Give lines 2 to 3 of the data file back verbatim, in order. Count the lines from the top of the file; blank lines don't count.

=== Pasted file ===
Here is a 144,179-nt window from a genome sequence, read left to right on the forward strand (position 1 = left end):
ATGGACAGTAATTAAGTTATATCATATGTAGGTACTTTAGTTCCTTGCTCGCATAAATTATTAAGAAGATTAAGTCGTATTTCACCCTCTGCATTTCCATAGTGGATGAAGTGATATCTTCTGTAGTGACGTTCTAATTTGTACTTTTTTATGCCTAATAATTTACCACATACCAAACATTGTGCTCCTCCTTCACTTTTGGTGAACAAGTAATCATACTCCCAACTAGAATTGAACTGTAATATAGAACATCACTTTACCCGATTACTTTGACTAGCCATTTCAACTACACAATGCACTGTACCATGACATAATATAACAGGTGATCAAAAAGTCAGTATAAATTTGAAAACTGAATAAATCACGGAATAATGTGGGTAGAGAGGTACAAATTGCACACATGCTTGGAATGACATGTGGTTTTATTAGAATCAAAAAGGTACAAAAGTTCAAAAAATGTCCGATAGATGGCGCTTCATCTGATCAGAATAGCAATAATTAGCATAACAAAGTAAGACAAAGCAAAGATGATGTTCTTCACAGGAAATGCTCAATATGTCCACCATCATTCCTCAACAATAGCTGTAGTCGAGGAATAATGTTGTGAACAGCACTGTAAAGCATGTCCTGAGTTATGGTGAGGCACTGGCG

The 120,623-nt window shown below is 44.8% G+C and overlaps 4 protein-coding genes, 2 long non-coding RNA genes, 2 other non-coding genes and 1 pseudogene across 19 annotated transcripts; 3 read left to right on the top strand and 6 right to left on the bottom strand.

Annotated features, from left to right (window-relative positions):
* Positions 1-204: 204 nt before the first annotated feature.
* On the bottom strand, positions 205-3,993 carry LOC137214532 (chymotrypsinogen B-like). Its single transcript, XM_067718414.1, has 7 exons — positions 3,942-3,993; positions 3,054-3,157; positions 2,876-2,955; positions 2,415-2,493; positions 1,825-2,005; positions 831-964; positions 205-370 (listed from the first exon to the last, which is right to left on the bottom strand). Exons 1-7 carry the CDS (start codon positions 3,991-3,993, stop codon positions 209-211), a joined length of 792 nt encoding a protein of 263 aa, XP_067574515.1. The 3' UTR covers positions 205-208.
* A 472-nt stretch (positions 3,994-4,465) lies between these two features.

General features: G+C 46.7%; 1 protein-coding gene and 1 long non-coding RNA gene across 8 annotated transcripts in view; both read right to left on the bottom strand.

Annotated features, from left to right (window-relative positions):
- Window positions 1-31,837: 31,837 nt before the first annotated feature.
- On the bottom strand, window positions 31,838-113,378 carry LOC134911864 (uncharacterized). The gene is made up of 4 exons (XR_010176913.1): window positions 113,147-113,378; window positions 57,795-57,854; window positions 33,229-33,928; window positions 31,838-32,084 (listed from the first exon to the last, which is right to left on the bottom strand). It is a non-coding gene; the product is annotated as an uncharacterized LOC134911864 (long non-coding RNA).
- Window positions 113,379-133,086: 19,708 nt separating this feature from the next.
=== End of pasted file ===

ATGGACAGTAATTAAGTTATATCATATGTAGGTACTTTAGTTCCTTGCTCGCATAAATTATTAAGAAGATTAAGTCGTATTTCACCCTCTGCATTTCCATAGTGGATGAAGTGATATCTTCTGTAGTGACGTTCTAATTTGTACTTTTTTATGCCTAATAATTTACCACATACCAAACATTGTGCTCCTCCTTCACTTTTGGTGAACAAGTAATCATACTCCCAACTAGAATTGAACTGTAATATAGAACATCACTTTACCCGATTACTTTGACTAGCCATTTCAACTACACAATGCACTGTACCATGACATAATATAACAGGTGATCAAAAAGTCAGTATAAATTTGAAAACTGAATAAATCACGGAATAATGTGGGTAGAGAGGTACAAATTGCACACATGCTTGGAATGACATGTGGTTTTATTAGAATCAAAAAGGTACAAAAGTTCAAAAAATGTCCGATAGATGGCGCTTCATCTGATCAGAATAGCAATAATTAGCATAACAAAGTAAGACAAAGCAAAGATGATGTTCTTCACAGGAAATGCTCAATATGTCCACCATCATTCCTCAACAATAGCTGTAGTCGAGGAATAATGTTGTGAACAGCACTGTAAAGCATGTCCTGAGTTATGGTGAGGCACTGGCG

The 120,623-nt window shown below is 44.8% G+C and overlaps 4 protein-coding genes, 2 long non-coding RNA genes, 2 other non-coding genes and 1 pseudogene across 19 annotated transcripts; 3 read left to right on the top strand and 6 right to left on the bottom strand.